As with any power amplifier IC, supply bypassing is very important. I've shown a single 220µF bypass cap (C5), but a better solution is to use two 220µF caps, with one at each end of the IC so they are both close to the supply pins (3 and 13). It's not mentioned in the datasheet, but I strongly recommend that you use a 'bulk' electrolytic cap at the DC input. It should ideally be no less than 1,000µF. No input biasing resistors are needed, as the input pins are internally biased to ½ supply by the Vref internal reference voltage. If the inputs are connected via RCA sockets or some other connector, 100k resistors should be used, as shown in grey as 'optional'. This will prevent a loud 'bang' when the source is connected, caused by the input caps charging.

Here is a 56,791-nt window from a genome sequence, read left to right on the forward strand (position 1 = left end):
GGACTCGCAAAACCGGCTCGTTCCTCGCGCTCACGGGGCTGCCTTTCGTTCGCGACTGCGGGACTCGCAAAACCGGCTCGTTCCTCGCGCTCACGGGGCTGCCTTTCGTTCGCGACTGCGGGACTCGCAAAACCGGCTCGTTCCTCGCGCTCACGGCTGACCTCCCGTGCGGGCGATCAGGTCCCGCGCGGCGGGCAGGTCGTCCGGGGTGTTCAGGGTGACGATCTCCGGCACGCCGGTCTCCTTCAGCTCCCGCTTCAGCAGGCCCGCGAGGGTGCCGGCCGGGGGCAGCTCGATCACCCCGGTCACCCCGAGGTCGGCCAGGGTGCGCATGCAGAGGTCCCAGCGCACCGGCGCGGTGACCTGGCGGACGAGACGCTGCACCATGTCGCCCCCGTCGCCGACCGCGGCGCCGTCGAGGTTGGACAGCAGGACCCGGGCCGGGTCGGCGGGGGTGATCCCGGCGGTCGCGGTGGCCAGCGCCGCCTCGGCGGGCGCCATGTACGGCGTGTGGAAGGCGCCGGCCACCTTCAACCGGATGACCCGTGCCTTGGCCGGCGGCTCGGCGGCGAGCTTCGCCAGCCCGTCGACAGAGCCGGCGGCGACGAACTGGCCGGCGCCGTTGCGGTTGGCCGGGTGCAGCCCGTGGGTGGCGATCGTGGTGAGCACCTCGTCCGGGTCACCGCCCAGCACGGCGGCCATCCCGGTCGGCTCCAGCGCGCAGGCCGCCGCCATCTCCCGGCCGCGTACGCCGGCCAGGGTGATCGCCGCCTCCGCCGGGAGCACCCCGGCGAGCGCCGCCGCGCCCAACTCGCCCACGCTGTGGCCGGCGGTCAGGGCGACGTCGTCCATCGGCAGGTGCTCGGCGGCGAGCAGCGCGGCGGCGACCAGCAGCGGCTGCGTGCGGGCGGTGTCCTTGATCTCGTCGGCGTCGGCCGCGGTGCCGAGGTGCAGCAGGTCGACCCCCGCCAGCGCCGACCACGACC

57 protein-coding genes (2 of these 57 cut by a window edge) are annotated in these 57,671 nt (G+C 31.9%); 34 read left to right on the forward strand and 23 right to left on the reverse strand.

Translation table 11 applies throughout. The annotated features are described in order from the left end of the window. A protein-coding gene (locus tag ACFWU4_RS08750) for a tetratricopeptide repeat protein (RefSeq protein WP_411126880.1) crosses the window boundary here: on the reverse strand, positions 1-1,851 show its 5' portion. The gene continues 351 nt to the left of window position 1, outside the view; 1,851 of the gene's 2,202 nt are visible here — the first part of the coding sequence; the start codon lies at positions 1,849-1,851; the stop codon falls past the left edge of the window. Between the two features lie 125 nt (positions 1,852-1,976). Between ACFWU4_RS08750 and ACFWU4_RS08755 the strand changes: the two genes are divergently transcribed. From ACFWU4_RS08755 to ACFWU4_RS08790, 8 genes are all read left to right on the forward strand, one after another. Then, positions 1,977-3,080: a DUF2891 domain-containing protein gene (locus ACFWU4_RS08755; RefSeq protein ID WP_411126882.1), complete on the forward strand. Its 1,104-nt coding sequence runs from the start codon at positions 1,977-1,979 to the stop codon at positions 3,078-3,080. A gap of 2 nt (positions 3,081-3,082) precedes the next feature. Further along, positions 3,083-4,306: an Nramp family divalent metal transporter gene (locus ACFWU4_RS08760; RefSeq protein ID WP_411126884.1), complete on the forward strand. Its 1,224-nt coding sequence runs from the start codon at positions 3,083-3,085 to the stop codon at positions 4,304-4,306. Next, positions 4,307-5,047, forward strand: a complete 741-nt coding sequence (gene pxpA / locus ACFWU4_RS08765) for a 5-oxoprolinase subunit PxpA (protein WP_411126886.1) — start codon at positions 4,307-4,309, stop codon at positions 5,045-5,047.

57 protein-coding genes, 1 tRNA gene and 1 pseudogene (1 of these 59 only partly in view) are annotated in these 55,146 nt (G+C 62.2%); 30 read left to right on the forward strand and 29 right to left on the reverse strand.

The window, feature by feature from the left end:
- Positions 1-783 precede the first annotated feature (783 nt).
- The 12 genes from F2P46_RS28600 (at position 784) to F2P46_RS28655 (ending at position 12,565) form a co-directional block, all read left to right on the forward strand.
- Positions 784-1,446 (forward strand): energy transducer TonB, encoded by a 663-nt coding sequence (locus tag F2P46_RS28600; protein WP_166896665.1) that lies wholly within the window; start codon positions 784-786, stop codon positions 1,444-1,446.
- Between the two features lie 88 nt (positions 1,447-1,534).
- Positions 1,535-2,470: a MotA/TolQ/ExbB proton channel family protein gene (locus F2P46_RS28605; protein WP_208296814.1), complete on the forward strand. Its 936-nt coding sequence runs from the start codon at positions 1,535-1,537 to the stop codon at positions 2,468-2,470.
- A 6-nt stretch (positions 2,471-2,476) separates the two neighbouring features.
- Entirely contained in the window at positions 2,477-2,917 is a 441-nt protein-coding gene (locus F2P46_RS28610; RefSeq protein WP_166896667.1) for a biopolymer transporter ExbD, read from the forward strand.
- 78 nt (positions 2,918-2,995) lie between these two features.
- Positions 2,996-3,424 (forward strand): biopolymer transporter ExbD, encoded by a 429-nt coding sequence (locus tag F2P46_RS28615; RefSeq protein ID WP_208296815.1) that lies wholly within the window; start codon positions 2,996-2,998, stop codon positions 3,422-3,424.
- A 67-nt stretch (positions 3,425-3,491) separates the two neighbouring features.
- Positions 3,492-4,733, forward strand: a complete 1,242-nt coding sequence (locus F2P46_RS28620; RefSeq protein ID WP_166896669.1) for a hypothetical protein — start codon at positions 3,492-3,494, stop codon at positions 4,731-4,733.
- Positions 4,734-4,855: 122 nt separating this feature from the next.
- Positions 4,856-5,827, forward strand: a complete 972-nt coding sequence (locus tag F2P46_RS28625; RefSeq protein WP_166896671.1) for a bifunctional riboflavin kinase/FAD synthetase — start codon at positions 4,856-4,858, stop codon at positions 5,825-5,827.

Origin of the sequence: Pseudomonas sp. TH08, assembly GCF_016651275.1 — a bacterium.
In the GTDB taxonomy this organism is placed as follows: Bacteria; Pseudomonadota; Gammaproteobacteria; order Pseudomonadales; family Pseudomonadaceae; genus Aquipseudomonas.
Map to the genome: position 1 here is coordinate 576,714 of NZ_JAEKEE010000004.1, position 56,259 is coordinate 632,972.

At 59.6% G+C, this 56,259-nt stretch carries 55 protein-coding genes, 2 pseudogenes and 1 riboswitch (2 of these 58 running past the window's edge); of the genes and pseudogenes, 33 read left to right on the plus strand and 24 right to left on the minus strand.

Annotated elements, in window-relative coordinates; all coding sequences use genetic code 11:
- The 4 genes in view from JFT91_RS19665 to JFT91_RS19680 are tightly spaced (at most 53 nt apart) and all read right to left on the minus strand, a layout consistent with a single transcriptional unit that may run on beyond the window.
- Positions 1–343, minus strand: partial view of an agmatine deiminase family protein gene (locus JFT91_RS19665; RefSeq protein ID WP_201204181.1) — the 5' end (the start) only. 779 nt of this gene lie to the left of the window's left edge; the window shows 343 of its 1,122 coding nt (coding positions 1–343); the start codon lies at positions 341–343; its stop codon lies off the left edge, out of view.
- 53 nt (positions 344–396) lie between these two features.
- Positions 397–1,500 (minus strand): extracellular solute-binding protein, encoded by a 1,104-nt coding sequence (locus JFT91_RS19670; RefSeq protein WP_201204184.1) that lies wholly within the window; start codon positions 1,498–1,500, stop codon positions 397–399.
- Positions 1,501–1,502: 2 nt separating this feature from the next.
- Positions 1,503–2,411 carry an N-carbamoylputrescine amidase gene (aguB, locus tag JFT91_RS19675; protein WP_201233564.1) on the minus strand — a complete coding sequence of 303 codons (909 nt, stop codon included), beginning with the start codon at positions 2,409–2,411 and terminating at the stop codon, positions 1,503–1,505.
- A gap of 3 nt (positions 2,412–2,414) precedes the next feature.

Figure 3 - Two Channel TDA7297 Power Amp
The amp is designed in such a way that it doesn't need many external parts. Unlike the majority of designs, no Zobel network (aka 'Boucherot cell') is needed at the speaker outputs, and there are no bootstrap capacitors that are common with some other power amps. Of course, this is a moot point, because most are now obsolete anyway. The amp is capable of up to 15W/ channel into 4 ohm loads, but distortion will be somewhat higher than you might hope for. My suggestion is to use a nominal 8 ohm load, and expect no more than 5 to 6W. While it doesn't sound like much power, it's actually more than sufficient for most projects where a simple audio power amp is needed. It's a great deal more power than you can get from the DIP packages, and performance is far better.